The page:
Essay on Definition of Good and Evil

809 Words Oct 14th, 1999 4 Pages
Throughout human existence, questions have arisen concerning the nature of good and evil. Many scientist, philosophers, and theologians have been intrigued by these questions. Through Augustine's Confessions and E. O. Wilson's In Search of Nature, one is accessible to two distinct perspectives concerning the nature of good and evil.

Augustine sets up an argument in his Confession that attempts to define evil. God is the author of everything. Augustine says, "nothing that exists could exist without You [God]" (Book I, Chapter II). Nothing in this world exists apart from God.

For Augustine, God is good because everything He made is good. Everything about God is good. No aspect of Him is lacking, false, or not good. However, the
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Another way of putting it is that evil is the lack of good. In this solution, good has substance whereas evil does not; it is merely good that is missing. If it does not have any substance, then it does not require a creator. To say that something is evil is a shorthand way of saying it lacks goodness. Augustine goes on to explain how such a thing can be, and gets into a discussion about free will.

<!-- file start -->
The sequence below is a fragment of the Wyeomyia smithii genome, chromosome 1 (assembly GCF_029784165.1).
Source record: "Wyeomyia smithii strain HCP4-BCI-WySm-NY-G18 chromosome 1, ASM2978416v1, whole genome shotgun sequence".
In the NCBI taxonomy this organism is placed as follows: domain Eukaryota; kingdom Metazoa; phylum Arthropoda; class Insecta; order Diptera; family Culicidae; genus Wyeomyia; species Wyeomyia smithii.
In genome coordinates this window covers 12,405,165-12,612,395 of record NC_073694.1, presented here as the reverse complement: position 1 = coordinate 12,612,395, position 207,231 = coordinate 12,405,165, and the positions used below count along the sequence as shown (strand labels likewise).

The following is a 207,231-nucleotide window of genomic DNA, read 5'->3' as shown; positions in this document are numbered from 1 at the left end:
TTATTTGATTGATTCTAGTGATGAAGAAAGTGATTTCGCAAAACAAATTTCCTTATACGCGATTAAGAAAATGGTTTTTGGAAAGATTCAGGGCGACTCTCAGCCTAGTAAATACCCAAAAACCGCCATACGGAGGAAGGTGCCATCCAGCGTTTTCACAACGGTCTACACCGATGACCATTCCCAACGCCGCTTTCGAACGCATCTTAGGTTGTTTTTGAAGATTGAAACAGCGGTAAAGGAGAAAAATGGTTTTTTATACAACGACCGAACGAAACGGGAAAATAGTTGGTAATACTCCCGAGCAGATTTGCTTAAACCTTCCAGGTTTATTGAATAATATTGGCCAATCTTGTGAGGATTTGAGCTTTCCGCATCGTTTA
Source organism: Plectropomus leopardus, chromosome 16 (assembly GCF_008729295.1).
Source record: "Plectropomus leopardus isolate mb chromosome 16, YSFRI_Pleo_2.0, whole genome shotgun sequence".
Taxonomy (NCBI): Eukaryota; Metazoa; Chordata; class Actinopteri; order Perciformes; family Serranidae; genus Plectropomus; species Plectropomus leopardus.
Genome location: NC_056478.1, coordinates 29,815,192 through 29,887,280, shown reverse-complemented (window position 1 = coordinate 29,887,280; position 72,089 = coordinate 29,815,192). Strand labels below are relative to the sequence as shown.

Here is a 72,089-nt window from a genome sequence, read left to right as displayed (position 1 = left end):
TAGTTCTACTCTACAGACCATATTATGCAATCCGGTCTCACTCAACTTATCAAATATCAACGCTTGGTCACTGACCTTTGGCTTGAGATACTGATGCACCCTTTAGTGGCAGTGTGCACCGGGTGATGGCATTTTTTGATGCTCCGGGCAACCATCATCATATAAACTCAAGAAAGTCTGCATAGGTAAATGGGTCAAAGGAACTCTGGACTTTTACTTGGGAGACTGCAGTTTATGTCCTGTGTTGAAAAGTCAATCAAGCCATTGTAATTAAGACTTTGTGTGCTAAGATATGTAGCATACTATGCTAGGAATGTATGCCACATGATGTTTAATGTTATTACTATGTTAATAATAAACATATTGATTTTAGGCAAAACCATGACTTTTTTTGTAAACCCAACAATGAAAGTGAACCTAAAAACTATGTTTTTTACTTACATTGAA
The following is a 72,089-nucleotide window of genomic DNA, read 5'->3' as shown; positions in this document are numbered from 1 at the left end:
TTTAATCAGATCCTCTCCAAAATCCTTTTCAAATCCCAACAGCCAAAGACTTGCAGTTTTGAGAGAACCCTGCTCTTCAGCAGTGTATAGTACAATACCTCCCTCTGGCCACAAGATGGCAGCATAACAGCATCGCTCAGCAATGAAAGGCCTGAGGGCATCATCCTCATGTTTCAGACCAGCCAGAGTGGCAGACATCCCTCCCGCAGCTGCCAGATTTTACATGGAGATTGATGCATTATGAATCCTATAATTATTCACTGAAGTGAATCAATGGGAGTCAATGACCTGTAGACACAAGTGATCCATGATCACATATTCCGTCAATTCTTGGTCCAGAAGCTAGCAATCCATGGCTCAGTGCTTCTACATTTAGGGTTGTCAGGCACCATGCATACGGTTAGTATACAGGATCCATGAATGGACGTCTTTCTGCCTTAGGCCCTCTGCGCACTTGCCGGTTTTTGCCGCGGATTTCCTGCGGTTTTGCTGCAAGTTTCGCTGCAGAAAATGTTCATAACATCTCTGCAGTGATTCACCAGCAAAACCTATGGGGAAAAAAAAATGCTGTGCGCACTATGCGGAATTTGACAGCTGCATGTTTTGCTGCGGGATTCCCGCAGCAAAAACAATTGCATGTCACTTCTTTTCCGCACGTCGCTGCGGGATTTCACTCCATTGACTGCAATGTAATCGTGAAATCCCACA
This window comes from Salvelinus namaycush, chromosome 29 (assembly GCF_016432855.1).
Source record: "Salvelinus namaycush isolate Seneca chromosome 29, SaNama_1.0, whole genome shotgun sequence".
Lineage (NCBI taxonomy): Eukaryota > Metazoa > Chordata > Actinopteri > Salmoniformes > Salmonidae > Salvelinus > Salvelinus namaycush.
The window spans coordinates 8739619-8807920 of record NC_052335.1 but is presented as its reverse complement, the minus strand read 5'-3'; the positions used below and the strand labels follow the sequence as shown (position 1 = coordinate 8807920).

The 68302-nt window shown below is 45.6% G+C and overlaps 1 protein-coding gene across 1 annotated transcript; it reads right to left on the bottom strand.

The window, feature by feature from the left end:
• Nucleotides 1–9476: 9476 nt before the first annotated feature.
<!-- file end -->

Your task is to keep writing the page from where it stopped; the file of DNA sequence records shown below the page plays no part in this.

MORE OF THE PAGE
E. O. Wilson's In Search of Nature, specifically "The Serpent", displays evil in terms of the Serpent. "The snake's image enters the conscious and unconscious mind with ease during reverie and dreams. It appears without warning and departs abruptly, leaving behind not a specific memory of any real snake but the vague sense of a more powerful creature" (Wilson 5). One may observe that evil can slip into man at any given moment without man's knowledge of it. Before man senses that the evil is there, the evil departs abruptly; therefore, the man is left without recollection of it, but a sense of something more powerful.

Wilson builds upon the idea that evil is the accretion of fear and beliefs when he describes the wonder the Serpent invokes stating, "even the deadliest and most repugnant creatures are endowed with magic in the human mind" (Wilson 6). He proceeds to describe the wide variety of snakes throughout the world and emphasizing their important role as an image of evil when he says, "around the world serpents and snakelike creatures are the dominant elements

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